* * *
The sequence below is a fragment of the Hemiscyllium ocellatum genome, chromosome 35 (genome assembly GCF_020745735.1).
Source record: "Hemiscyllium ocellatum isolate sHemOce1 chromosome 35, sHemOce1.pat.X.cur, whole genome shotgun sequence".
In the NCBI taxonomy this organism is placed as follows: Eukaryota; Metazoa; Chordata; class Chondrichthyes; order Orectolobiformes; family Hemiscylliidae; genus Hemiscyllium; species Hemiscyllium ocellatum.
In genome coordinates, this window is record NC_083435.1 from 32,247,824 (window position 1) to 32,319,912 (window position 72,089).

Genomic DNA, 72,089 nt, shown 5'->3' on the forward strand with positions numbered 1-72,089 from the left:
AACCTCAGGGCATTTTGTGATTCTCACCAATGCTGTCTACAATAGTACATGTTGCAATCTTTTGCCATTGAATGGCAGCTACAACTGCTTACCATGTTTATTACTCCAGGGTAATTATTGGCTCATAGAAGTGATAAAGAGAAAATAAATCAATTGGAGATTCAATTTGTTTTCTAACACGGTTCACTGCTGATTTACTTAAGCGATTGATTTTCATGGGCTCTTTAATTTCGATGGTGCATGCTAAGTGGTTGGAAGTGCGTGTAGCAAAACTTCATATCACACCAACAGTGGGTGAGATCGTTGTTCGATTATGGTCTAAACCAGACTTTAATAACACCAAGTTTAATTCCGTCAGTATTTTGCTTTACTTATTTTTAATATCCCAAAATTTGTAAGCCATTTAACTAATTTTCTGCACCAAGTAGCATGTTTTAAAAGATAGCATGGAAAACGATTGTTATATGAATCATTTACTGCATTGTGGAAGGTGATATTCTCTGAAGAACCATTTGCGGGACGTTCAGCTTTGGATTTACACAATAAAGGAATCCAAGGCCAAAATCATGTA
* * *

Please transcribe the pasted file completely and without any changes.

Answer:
The sequence below is a fragment of the Hemiscyllium ocellatum genome, chromosome 35 (genome assembly GCF_020745735.1).
Source record: "Hemiscyllium ocellatum isolate sHemOce1 chromosome 35, sHemOce1.pat.X.cur, whole genome shotgun sequence".
In the NCBI taxonomy this organism is placed as follows: Eukaryota; Metazoa; Chordata; class Chondrichthyes; order Orectolobiformes; family Hemiscylliidae; genus Hemiscyllium; species Hemiscyllium ocellatum.
In genome coordinates, this window is record NC_083435.1 from 32,247,824 (window position 1) to 32,319,912 (window position 72,089).

Genomic DNA, 72,089 nt, shown 5'->3' on the forward strand with positions numbered 1-72,089 from the left:
AACCTCAGGGCATTTTGTGATTCTCACCAATGCTGTCTACAATAGTACATGTTGCAATCTTTTGCCATTGAATGGCAGCTACAACTGCTTACCATGTTTATTACTCCAGGGTAATTATTGGCTCATAGAAGTGATAAAGAGAAAATAAATCAATTGGAGATTCAATTTGTTTTCTAACACGGTTCACTGCTGATTTACTTAAGCGATTGATTTTCATGGGCTCTTTAATTTCGATGGTGCATGCTAAGTGGTTGGAAGTGCGTGTAGCAAAACTTCATATCACACCAACAGTGGGTGAGATCGTTGTTCGATTATGGTCTAAACCAGACTTTAATAACACCAAGTTTAATTCCGTCAGTATTTTGCTTTACTTATTTTTAATATCCCAAAATTTGTAAGCCATTTAACTAATTTTCTGCACCAAGTAGCATGTTTTAAAAGATAGCATGGAAAACGATTGTTATATGAATCATTTACTGCATTGTGGAAGGTGATATTCTCTGAAGAACCATTTGCGGGACGTTCAGCTTTGGATTTACACAATAAAGGAATCCAAGGCCAAAATCATGTA